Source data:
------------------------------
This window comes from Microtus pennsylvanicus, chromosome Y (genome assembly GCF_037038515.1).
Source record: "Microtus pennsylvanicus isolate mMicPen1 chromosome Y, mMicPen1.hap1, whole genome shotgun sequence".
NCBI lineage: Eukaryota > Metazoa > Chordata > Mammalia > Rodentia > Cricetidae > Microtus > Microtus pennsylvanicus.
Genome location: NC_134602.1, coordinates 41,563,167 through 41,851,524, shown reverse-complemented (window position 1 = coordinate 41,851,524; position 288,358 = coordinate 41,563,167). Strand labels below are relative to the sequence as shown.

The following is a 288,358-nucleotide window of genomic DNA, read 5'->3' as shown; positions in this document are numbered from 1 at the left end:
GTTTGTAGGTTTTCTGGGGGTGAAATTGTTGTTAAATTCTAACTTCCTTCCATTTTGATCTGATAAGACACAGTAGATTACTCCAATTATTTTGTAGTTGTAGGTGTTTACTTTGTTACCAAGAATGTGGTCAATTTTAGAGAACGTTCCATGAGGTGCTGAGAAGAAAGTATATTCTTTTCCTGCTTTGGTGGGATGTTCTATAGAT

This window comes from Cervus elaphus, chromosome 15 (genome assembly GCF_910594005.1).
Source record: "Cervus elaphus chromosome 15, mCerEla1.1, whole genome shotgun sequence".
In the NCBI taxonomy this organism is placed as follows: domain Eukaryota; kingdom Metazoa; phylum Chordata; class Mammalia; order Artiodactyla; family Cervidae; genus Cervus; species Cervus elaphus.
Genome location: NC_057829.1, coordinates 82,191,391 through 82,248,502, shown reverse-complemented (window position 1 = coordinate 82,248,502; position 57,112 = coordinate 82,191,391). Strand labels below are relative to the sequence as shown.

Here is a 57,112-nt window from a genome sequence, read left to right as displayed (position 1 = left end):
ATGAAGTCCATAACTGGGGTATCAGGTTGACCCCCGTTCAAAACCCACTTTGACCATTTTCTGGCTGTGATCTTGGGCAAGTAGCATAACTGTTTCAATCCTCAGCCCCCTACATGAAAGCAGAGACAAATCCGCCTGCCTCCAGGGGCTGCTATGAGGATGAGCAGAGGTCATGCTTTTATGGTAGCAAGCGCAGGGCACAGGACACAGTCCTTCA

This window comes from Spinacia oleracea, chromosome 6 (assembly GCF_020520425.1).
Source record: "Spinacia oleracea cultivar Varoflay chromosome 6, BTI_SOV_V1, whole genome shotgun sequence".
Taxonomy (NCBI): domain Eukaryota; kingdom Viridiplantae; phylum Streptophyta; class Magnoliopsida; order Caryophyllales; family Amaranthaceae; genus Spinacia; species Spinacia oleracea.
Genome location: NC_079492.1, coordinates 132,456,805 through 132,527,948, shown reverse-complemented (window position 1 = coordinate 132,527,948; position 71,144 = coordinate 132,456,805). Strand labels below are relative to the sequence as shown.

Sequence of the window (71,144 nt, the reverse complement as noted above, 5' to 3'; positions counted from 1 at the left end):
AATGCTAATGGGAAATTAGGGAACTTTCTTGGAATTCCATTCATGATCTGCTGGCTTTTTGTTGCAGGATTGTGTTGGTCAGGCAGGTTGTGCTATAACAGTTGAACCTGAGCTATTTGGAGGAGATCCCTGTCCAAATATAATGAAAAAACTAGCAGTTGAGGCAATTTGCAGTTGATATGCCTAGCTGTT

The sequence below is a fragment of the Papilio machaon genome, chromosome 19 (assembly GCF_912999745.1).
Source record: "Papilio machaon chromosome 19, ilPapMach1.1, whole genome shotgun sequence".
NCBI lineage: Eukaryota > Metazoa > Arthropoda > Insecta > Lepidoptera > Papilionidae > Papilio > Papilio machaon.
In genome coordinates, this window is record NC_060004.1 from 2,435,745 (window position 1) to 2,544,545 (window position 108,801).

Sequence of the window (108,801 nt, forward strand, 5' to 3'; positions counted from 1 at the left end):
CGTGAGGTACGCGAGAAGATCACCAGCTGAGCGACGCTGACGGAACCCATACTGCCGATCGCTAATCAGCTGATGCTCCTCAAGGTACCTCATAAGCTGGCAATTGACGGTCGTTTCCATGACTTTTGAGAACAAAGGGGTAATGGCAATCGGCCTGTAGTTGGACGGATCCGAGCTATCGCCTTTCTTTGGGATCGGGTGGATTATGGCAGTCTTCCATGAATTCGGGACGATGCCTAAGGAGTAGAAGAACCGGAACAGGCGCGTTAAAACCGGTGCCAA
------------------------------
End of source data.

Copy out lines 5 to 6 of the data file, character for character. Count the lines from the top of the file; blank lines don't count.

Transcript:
The following is a 288,358-nucleotide window of genomic DNA, read 5'->3' as shown; positions in this document are numbered from 1 at the left end:
GTTTGTAGGTTTTCTGGGGGTGAAATTGTTGTTAAATTCTAACTTCCTTCCATTTTGATCTGATAAGACACAGTAGATTACTCCAATTATTTTGTAGTTGTAGGTGTTTACTTTGTTACCAAGAATGTGGTCAATTTTAGAGAACGTTCCATGAGGTGCTGAGAAGAAAGTATATTCTTTTCCTGCTTTGGTGGGATGTTCTATAGAT